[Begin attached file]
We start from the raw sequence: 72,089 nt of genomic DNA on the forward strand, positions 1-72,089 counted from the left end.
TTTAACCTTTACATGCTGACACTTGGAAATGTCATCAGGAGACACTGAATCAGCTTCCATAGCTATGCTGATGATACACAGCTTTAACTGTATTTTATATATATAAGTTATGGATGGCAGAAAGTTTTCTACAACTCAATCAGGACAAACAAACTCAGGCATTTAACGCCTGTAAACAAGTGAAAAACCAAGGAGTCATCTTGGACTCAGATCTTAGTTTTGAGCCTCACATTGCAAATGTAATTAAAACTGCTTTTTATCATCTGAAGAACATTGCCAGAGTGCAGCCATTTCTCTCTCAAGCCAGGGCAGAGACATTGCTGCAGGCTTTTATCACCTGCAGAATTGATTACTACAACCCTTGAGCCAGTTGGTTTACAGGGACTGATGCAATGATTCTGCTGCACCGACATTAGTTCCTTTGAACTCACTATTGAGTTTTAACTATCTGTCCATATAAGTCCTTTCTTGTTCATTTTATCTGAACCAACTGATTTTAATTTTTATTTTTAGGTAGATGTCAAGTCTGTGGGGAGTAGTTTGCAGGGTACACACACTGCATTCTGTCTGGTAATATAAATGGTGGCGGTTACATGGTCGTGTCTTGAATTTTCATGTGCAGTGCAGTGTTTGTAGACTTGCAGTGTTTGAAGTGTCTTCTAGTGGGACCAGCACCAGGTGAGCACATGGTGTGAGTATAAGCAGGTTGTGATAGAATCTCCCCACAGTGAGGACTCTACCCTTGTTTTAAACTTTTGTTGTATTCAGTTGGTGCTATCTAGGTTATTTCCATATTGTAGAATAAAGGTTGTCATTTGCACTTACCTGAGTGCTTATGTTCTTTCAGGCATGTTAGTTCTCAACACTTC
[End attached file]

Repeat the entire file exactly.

We start from the raw sequence: 72,089 nt of genomic DNA on the forward strand, positions 1-72,089 counted from the left end.
TTTAACCTTTACATGCTGACACTTGGAAATGTCATCAGGAGACACTGAATCAGCTTCCATAGCTATGCTGATGATACACAGCTTTAACTGTATTTTATATATATAAGTTATGGATGGCAGAAAGTTTTCTACAACTCAATCAGGACAAACAAACTCAGGCATTTAACGCCTGTAAACAAGTGAAAAACCAAGGAGTCATCTTGGACTCAGATCTTAGTTTTGAGCCTCACATTGCAAATGTAATTAAAACTGCTTTTTATCATCTGAAGAACATTGCCAGAGTGCAGCCATTTCTCTCTCAAGCCAGGGCAGAGACATTGCTGCAGGCTTTTATCACCTGCAGAATTGATTACTACAACCCTTGAGCCAGTTGGTTTACAGGGACTGATGCAATGATTCTGCTGCACCGACATTAGTTCCTTTGAACTCACTATTGAGTTTTAACTATCTGTCCATATAAGTCCTTTCTTGTTCATTTTATCTGAACCAACTGATTTTAATTTTTATTTTTAGGTAGATGTCAAGTCTGTGGGGAGTAGTTTGCAGGGTACACACACTGCATTCTGTCTGGTAATATAAATGGTGGCGGTTACATGGTCGTGTCTTGAATTTTCATGTGCAGTGCAGTGTTTGTAGACTTGCAGTGTTTGAAGTGTCTTCTAGTGGGACCAGCACCAGGTGAGCACATGGTGTGAGTATAAGCAGGTTGTGATAGAATCTCCCCACAGTGAGGACTCTACCCTTGTTTTAAACTTTTGTTGTATTCAGTTGGTGCTATCTAGGTTATTTCCATATTGTAGAATAAAGGTTGTCATTTGCACTTACCTGAGTGCTTATGTTCTTTCAGGCATGTTAGTTCTCAACACTTC